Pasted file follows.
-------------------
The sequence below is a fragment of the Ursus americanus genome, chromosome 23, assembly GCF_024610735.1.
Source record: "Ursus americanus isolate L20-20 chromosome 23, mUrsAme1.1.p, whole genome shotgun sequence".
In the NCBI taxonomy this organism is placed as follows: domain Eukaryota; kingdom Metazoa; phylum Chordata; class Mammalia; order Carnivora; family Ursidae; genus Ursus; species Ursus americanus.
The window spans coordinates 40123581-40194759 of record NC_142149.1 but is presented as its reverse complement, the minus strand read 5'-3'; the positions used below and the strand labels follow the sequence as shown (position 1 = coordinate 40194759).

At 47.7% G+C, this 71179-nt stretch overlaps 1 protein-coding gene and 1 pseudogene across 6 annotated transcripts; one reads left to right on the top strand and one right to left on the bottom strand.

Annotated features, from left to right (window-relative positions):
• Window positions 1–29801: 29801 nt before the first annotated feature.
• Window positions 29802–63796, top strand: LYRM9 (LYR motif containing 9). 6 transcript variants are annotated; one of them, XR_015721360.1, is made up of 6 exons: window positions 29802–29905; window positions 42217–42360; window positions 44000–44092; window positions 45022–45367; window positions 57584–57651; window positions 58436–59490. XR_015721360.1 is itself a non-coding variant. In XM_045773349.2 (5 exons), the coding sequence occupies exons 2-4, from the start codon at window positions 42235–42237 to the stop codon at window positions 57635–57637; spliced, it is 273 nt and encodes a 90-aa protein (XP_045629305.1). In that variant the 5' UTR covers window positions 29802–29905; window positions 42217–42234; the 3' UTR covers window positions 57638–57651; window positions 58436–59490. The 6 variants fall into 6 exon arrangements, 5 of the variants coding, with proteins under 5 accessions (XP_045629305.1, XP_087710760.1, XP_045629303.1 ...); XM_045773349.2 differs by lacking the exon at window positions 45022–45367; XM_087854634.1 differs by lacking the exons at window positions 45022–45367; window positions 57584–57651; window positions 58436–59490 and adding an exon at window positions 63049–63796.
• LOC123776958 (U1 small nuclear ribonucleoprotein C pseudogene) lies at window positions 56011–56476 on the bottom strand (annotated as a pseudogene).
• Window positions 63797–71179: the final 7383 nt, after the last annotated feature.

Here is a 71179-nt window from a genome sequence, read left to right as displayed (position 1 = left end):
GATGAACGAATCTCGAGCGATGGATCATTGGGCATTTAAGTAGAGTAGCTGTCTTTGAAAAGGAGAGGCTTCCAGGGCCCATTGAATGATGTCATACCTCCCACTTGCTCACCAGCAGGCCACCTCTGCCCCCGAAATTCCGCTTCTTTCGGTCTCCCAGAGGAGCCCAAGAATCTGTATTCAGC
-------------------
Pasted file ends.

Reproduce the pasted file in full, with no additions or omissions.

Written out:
The sequence below is a fragment of the Ursus americanus genome, chromosome 23, assembly GCF_024610735.1.
Source record: "Ursus americanus isolate L20-20 chromosome 23, mUrsAme1.1.p, whole genome shotgun sequence".
In the NCBI taxonomy this organism is placed as follows: domain Eukaryota; kingdom Metazoa; phylum Chordata; class Mammalia; order Carnivora; family Ursidae; genus Ursus; species Ursus americanus.
The window spans coordinates 40123581-40194759 of record NC_142149.1 but is presented as its reverse complement, the minus strand read 5'-3'; the positions used below and the strand labels follow the sequence as shown (position 1 = coordinate 40194759).

At 47.7% G+C, this 71179-nt stretch overlaps 1 protein-coding gene and 1 pseudogene across 6 annotated transcripts; one reads left to right on the top strand and one right to left on the bottom strand.

Annotated features, from left to right (window-relative positions):
• Window positions 1–29801: 29801 nt before the first annotated feature.
• Window positions 29802–63796, top strand: LYRM9 (LYR motif containing 9). 6 transcript variants are annotated; one of them, XR_015721360.1, is made up of 6 exons: window positions 29802–29905; window positions 42217–42360; window positions 44000–44092; window positions 45022–45367; window positions 57584–57651; window positions 58436–59490. XR_015721360.1 is itself a non-coding variant. In XM_045773349.2 (5 exons), the coding sequence occupies exons 2-4, from the start codon at window positions 42235–42237 to the stop codon at window positions 57635–57637; spliced, it is 273 nt and encodes a 90-aa protein (XP_045629305.1). In that variant the 5' UTR covers window positions 29802–29905; window positions 42217–42234; the 3' UTR covers window positions 57638–57651; window positions 58436–59490. The 6 variants fall into 6 exon arrangements, 5 of the variants coding, with proteins under 5 accessions (XP_045629305.1, XP_087710760.1, XP_045629303.1 ...); XM_045773349.2 differs by lacking the exon at window positions 45022–45367; XM_087854634.1 differs by lacking the exons at window positions 45022–45367; window positions 57584–57651; window positions 58436–59490 and adding an exon at window positions 63049–63796.
• LOC123776958 (U1 small nuclear ribonucleoprotein C pseudogene) lies at window positions 56011–56476 on the bottom strand (annotated as a pseudogene).
• Window positions 63797–71179: the final 7383 nt, after the last annotated feature.

Here is a 71179-nt window from a genome sequence, read left to right as displayed (position 1 = left end):
GATGAACGAATCTCGAGCGATGGATCATTGGGCATTTAAGTAGAGTAGCTGTCTTTGAAAAGGAGAGGCTTCCAGGGCCCATTGAATGATGTCATACCTCCCACTTGCTCACCAGCAGGCCACCTCTGCCCCCGAAATTCCGCTTCTTTCGGTCTCCCAGAGGAGCCCAAGAATCTGTATTCAGC